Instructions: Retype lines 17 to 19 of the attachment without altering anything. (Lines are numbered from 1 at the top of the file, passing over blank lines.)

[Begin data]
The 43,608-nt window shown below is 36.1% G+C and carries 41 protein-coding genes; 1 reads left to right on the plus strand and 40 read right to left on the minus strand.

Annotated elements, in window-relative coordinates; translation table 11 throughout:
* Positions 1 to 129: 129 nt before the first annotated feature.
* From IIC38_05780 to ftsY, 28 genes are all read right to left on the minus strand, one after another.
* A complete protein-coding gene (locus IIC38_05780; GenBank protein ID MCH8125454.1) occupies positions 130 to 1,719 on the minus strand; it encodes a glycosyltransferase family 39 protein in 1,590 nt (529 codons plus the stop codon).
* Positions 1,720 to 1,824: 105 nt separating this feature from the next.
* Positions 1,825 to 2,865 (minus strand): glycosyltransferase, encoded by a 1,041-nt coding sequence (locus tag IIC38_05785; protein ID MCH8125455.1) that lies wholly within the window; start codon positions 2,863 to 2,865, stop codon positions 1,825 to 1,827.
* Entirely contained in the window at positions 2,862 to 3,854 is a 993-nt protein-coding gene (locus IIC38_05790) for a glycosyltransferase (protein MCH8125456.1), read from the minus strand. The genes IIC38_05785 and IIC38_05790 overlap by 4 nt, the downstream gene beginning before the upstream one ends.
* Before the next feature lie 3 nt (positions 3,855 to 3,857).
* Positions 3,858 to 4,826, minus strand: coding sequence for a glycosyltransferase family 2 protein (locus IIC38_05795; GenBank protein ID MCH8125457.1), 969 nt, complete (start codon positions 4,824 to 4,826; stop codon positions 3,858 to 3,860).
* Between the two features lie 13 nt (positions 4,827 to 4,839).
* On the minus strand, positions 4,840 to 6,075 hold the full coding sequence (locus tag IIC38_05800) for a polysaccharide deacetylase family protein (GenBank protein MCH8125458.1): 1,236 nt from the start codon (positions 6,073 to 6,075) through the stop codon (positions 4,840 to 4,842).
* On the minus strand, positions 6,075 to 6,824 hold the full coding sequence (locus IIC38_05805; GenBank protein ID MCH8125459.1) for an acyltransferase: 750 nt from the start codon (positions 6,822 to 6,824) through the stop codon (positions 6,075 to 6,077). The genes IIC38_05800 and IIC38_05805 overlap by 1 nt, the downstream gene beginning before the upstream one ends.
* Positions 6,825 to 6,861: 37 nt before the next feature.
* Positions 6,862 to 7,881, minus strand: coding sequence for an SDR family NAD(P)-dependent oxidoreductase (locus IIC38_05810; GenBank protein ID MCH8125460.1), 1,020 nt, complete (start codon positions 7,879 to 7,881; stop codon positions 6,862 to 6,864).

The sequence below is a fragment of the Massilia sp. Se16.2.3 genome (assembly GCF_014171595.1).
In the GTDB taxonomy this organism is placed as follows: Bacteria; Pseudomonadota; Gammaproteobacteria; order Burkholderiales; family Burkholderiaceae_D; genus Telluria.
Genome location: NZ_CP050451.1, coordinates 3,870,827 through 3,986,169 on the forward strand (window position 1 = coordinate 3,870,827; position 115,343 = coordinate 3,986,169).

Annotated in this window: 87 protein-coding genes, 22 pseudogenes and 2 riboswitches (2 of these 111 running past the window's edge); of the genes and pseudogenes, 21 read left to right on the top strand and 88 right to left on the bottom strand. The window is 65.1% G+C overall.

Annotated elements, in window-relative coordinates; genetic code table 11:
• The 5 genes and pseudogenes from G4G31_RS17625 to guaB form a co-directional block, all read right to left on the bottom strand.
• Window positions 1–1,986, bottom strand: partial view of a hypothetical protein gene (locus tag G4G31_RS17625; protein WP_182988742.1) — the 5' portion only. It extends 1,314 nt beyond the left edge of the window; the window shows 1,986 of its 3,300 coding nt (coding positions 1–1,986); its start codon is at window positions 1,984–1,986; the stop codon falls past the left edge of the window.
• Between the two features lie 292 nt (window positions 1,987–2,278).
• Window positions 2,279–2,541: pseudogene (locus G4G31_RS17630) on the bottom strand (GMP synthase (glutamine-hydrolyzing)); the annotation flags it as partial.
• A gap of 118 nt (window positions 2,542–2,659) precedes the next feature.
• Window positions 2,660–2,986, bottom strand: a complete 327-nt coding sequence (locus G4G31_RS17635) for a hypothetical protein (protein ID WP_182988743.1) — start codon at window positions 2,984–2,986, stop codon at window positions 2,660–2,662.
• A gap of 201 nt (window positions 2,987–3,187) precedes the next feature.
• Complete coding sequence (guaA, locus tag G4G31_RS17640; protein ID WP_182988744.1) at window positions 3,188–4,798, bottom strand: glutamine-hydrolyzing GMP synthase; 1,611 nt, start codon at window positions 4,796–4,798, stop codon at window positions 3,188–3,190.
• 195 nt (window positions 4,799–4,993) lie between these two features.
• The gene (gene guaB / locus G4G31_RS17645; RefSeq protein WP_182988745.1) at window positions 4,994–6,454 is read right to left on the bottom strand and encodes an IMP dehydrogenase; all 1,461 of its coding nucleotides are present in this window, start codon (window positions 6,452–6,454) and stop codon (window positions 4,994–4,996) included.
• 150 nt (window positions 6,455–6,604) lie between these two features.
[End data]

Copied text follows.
In the GTDB taxonomy this organism is placed as follows: Bacteria; Pseudomonadota; Gammaproteobacteria; order Burkholderiales; family Burkholderiaceae_D; genus Telluria.
Genome location: NZ_CP050451.1, coordinates 3,870,827 through 3,986,169 on the forward strand (window position 1 = coordinate 3,870,827; position 115,343 = coordinate 3,986,169).

Annotated in this window: 87 protein-coding genes, 22 pseudogenes and 2 riboswitches (2 of these 111 running past the window's edge); of the genes and pseudogenes, 21 read left to right on the top strand and 88 right to left on the bottom strand. The window is 65.1% G+C overall.